Objective: Increased retinal vasopermeability (RVP) occurs early in diabetes and is crucial for the development of sight-threatening proliferative diabetic retinopathy (DR). The hormone prolactin (PRL) is proteolytically processed to vasoinhibins, a family of peptides that inhibit the excessive RVP related to DR. Here, we investigate the circulating levels of PRL in association with DR in men and test whether increased circulating PRL, by serving as a source of ocular vasoinhibins, can reduce the pathological RVP in diabetes.
Research design and methods: Serum PRL was evaluated in 40 nondiabetic and 181 diabetic men at various stages of DR. Retinal vasoinhibins were measured in rats rendered hyperprolactinemic by placing two anterior pituitary grafts under the kidney capsule and in PRL receptor-null mice. RVP was determined in hyperprolactinemic rats subjected to the intraocular injection of vascular endothelial growth factor (VEGF) or made diabetic with streptozotocin.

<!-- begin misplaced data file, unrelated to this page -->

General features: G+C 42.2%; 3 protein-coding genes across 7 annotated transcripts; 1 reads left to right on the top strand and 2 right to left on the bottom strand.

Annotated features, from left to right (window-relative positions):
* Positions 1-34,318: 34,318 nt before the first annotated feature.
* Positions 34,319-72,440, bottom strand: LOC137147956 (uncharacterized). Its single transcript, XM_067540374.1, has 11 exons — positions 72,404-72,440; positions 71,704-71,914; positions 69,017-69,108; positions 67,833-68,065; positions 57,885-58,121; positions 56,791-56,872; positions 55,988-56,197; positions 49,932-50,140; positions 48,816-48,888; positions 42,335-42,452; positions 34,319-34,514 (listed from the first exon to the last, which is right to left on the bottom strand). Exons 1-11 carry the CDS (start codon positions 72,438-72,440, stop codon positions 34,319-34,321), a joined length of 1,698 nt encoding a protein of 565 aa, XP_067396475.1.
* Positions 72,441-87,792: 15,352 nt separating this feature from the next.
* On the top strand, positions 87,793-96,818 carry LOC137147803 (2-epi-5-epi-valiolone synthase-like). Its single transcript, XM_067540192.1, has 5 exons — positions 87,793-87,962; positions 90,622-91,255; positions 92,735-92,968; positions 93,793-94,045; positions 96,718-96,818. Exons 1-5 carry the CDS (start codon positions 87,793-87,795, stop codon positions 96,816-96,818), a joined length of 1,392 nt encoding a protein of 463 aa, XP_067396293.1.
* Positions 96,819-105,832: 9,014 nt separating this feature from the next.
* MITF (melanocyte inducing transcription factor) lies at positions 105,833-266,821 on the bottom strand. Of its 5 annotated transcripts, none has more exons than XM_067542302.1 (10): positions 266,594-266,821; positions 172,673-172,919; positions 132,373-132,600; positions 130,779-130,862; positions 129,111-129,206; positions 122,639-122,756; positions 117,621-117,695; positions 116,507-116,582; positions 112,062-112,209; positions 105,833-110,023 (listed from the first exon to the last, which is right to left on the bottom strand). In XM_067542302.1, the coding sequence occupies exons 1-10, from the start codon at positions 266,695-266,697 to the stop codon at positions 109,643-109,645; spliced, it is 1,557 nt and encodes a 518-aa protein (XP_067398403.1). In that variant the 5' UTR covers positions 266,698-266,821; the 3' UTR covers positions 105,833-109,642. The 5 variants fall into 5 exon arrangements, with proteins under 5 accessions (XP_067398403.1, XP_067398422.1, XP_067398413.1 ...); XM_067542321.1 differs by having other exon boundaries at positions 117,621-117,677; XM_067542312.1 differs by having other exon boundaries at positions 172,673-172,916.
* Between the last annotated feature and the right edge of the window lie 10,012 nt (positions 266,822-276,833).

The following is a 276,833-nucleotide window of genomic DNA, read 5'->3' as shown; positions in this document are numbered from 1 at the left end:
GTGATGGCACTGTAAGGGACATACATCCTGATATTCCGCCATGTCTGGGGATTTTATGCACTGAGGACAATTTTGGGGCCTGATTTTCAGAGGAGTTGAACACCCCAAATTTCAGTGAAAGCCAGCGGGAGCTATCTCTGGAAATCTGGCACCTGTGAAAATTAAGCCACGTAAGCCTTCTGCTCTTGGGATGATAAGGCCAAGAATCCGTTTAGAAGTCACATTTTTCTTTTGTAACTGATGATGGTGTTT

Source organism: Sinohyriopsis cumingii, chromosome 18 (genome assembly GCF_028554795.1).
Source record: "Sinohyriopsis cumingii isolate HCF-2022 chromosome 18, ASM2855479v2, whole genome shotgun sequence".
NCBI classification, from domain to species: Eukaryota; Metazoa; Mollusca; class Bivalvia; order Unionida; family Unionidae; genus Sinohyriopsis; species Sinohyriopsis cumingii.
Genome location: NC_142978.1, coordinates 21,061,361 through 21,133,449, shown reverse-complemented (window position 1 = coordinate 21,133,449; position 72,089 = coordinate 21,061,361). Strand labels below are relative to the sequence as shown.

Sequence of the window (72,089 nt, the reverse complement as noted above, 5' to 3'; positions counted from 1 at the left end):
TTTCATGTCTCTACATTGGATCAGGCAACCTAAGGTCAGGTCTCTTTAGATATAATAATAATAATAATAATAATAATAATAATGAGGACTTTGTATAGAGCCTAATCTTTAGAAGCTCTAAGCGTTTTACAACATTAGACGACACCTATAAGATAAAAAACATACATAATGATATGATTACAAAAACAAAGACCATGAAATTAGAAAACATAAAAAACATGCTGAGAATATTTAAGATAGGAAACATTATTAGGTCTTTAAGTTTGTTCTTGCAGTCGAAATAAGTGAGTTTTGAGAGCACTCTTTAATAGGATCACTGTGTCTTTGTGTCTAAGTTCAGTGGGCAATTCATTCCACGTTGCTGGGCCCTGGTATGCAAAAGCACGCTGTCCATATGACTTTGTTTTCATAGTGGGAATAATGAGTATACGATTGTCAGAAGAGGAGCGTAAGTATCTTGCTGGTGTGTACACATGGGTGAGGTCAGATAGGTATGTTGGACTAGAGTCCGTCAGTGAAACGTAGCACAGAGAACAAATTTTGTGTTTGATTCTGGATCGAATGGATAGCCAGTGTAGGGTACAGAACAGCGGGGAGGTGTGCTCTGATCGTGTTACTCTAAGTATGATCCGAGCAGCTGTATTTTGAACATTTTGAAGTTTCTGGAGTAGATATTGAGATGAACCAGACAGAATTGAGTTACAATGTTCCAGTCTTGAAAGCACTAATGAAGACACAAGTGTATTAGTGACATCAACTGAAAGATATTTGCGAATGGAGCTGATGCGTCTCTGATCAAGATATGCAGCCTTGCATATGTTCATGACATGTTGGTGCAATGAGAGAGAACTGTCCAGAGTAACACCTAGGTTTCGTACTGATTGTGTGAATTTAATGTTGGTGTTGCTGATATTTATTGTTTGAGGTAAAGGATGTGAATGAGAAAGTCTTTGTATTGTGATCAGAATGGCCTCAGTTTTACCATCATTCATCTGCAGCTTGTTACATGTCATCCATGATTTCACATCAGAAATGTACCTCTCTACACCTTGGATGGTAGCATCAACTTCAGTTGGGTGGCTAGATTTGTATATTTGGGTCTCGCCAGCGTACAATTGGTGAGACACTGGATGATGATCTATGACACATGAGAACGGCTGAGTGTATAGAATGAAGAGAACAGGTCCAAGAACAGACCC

Results: The circulating levels of PRL increased in diabetes and were higher in diabetic patients without retinopathy than in those with proliferative DR. In rodents, hyperprolactinemia led to vasoinhibin accumulation within the retina; genetic deletion of the PRL receptor prevented this effect, indicating receptor-mediated incorporation of systemic PRL into the eye. Hyperprolactinemia reduced both VEGF-induced and diabetes-induced increase of RVP. This reduction was blocked by bromocriptine, an inhibitor of pituitary PRL secretion, which lowers the levels of circulating PRL and retinal vasoinhibins.
Conclusions: Circulating PRL influences the progression of DR after its intraocular conversion to vasoinhibins. Inducing hyperprolactinemia may represent a novel therapy against DR.